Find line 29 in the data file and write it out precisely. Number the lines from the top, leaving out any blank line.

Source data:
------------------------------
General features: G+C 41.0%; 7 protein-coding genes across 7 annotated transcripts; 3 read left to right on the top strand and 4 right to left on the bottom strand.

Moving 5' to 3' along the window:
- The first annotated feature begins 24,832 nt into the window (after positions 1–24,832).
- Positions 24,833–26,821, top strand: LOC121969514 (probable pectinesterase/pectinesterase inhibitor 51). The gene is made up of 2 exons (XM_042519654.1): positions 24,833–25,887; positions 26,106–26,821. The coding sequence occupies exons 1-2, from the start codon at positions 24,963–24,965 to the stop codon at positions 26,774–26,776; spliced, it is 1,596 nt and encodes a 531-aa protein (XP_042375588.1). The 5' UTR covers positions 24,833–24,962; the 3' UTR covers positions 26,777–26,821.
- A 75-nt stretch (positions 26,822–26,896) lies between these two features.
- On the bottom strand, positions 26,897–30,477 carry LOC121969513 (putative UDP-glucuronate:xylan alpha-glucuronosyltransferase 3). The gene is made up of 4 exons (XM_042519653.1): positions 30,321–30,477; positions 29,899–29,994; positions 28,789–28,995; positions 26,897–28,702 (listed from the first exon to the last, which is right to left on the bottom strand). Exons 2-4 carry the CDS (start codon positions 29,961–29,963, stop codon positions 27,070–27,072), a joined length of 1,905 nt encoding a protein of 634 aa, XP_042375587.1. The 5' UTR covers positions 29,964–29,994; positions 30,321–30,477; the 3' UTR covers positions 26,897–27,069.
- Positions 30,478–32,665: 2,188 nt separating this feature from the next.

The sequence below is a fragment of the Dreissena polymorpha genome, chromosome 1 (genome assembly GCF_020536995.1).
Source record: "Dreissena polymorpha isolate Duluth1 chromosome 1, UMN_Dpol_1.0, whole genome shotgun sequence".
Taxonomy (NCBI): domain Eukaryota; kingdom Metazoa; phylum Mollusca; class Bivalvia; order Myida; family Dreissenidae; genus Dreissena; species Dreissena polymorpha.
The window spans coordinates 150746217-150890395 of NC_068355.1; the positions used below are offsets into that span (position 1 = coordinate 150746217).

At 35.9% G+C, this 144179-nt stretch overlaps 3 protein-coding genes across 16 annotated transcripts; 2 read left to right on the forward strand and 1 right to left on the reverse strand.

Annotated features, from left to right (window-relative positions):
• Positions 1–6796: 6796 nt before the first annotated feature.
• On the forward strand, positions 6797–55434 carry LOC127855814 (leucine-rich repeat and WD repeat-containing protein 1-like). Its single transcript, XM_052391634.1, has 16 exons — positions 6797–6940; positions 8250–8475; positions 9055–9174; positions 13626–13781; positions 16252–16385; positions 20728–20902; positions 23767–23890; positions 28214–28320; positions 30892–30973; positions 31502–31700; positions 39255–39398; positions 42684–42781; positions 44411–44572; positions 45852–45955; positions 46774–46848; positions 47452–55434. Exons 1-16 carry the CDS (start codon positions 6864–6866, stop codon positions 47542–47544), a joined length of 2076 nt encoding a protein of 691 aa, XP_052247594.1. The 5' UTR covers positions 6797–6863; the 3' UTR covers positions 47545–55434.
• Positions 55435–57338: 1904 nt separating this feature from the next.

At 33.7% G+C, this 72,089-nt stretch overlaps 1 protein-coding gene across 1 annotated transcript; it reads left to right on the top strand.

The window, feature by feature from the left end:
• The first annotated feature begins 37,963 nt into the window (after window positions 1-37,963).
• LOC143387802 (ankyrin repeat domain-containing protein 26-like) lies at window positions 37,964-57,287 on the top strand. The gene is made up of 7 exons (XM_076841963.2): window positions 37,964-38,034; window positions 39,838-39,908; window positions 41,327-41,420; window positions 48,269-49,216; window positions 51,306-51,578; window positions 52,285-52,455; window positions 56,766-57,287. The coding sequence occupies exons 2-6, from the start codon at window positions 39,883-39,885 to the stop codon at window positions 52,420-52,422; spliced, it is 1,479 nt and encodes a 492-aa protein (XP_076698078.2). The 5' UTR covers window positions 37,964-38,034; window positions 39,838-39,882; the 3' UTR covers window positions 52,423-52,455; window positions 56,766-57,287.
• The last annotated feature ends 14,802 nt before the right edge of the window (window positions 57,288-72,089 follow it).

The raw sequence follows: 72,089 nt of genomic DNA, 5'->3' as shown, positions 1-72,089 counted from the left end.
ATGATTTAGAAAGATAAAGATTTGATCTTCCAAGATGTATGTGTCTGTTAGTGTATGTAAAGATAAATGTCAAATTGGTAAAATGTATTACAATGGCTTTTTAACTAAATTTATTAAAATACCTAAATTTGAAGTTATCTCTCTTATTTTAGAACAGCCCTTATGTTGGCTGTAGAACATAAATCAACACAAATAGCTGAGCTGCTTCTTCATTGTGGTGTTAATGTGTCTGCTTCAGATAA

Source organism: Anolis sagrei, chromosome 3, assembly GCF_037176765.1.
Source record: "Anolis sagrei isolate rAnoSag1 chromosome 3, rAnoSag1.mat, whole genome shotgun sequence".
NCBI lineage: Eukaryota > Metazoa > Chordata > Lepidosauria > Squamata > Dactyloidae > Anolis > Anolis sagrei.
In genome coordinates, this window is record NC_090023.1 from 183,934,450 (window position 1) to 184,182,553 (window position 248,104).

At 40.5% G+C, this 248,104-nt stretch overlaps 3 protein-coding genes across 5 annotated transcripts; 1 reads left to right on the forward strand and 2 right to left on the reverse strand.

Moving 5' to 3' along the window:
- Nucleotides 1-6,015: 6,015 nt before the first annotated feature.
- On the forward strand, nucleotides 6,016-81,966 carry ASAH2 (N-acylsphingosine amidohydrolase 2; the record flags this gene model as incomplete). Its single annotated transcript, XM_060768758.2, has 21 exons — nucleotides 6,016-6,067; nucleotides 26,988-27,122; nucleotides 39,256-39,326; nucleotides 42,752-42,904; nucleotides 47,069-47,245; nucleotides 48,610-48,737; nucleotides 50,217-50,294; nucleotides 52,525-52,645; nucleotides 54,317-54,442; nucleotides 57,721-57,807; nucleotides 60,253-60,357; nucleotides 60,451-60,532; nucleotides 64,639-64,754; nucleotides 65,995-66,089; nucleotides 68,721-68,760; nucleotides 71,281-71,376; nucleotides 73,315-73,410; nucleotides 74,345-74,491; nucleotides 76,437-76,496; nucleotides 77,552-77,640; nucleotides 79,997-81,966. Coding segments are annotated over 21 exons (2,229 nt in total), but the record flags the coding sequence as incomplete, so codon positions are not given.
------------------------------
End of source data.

Moving 5' to 3' along the window: